Serve this dish at room temperature with warm crusty bread, ideally Turkish bread. It can be served as part of the meze, as a starter, or as a main meal.You can use either small fresh green chillies or the pale green banana chillies in this recipe, depending on how hot you like things. 2 eggplants (aubergines) 100 g (3½ oz) fresh green chillies sunflower oil, for pan-frying 4 vine-ripened tomatoes, diced Garlic yoghurt (page 17), to serve

Slice the eggplants into discs about 1 cm (½ inch) thick. Wash and dry the chillies. If using small chillies, leave them whole; if using banana chillies, remove the seeds and membranes. Heat about 2.5 cm (1 inch) of oil in a large heavy-based frying pan. When the oil is hot, fry the eggplant discs in small batches over high heat for 2–3 minutes on each side, or until soft and browned. Remove each batch with a slotted spoon and drain on paper towel. Add the chillies to the hot oil and fry, turning them constantly, for 5–10 minutes, or until browned all over. Remove with a slotted spoon and drain on paper towel. Pour the oil into a heatproof container to reuse in other recipes. Put the tomatoes in the hot pan and sprinkle with sea salt. Braise over low heat for about 5 minutes, until soft and juicy. Arrange the eggplant discs on a serving plate. Top with the chillies and braised tomatoes. Serve with garlic yoghurt for spooning over. Serves 4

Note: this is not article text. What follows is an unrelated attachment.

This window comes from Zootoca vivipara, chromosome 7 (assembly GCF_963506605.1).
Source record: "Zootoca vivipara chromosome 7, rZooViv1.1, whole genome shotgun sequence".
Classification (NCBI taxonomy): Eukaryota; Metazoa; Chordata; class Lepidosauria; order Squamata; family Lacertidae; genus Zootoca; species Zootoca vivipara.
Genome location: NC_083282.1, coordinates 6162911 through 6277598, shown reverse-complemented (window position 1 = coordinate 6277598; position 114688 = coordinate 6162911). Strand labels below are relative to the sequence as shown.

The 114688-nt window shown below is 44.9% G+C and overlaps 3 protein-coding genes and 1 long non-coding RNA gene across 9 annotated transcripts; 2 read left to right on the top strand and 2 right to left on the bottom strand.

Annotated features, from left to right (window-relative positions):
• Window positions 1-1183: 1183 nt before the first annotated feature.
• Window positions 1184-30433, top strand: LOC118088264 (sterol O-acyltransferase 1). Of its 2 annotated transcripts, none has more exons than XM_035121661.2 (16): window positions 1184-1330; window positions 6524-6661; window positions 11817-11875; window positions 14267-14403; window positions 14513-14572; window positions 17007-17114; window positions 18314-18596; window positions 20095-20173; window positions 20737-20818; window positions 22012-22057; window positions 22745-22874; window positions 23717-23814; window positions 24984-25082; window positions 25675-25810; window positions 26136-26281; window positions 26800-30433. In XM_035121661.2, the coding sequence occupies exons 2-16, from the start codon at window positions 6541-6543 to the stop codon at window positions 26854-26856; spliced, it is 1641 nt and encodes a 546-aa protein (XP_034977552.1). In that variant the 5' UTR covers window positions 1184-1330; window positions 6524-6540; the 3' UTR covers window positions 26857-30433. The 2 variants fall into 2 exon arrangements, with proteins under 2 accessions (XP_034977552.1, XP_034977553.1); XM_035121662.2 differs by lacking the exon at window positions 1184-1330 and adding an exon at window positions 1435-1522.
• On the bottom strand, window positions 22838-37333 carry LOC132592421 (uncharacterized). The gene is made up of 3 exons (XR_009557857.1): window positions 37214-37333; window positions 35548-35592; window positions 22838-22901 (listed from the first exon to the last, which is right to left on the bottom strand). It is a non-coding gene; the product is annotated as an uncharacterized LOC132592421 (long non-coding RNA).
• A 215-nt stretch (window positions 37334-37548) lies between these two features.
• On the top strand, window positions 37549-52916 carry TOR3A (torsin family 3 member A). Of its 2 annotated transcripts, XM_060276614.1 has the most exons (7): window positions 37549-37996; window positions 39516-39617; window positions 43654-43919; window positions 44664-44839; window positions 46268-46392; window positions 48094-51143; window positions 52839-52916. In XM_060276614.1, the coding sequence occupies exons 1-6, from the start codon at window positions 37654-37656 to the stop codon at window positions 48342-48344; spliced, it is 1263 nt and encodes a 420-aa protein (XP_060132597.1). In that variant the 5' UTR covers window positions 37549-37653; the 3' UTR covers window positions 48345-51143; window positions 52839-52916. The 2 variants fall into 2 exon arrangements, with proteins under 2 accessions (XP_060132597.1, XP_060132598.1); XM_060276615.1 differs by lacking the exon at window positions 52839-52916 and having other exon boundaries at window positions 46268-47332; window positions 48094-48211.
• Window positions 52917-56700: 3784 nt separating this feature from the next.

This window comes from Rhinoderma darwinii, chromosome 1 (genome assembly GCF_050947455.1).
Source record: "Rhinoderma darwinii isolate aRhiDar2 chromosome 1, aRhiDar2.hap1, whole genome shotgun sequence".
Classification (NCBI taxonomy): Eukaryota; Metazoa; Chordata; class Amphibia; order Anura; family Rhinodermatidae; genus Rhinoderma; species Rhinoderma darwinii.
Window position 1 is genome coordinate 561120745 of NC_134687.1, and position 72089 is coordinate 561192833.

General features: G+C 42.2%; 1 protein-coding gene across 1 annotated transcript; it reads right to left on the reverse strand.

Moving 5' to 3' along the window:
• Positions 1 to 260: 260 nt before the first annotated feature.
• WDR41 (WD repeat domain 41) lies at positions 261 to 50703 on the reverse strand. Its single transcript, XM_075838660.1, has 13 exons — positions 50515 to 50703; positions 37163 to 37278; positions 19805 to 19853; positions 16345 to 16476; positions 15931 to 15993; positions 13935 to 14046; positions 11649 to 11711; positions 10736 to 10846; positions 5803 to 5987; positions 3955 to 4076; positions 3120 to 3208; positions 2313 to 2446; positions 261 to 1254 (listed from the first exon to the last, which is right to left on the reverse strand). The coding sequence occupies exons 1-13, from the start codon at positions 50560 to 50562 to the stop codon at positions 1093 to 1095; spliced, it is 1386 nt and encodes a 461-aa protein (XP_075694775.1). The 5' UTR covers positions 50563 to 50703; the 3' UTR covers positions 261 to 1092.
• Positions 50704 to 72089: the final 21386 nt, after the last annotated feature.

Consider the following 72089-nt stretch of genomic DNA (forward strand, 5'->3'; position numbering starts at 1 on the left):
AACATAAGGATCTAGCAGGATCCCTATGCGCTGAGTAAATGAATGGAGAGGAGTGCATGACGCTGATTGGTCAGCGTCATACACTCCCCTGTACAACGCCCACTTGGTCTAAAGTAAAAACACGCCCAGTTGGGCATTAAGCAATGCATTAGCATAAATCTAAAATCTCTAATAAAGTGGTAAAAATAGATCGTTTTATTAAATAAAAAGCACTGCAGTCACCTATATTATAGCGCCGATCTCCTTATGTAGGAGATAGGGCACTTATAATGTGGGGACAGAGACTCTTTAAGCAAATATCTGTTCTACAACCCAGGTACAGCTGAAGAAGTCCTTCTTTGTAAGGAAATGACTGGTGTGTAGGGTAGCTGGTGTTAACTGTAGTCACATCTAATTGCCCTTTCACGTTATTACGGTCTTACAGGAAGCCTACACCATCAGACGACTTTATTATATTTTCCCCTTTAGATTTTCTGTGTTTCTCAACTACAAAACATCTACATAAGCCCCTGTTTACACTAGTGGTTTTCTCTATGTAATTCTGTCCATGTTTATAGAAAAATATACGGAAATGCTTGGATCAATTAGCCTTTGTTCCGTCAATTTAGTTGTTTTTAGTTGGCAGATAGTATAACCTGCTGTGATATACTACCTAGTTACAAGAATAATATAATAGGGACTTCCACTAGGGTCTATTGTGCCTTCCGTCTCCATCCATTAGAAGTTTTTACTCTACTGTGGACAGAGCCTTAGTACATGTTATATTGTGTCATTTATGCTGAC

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Turkish Meze by Sevtap Yüce (ISBN 9781742706658)  

Published November 2013. From classics to imaginative modern interpretations, this is a delicious introduction to dishes central to Turkey's...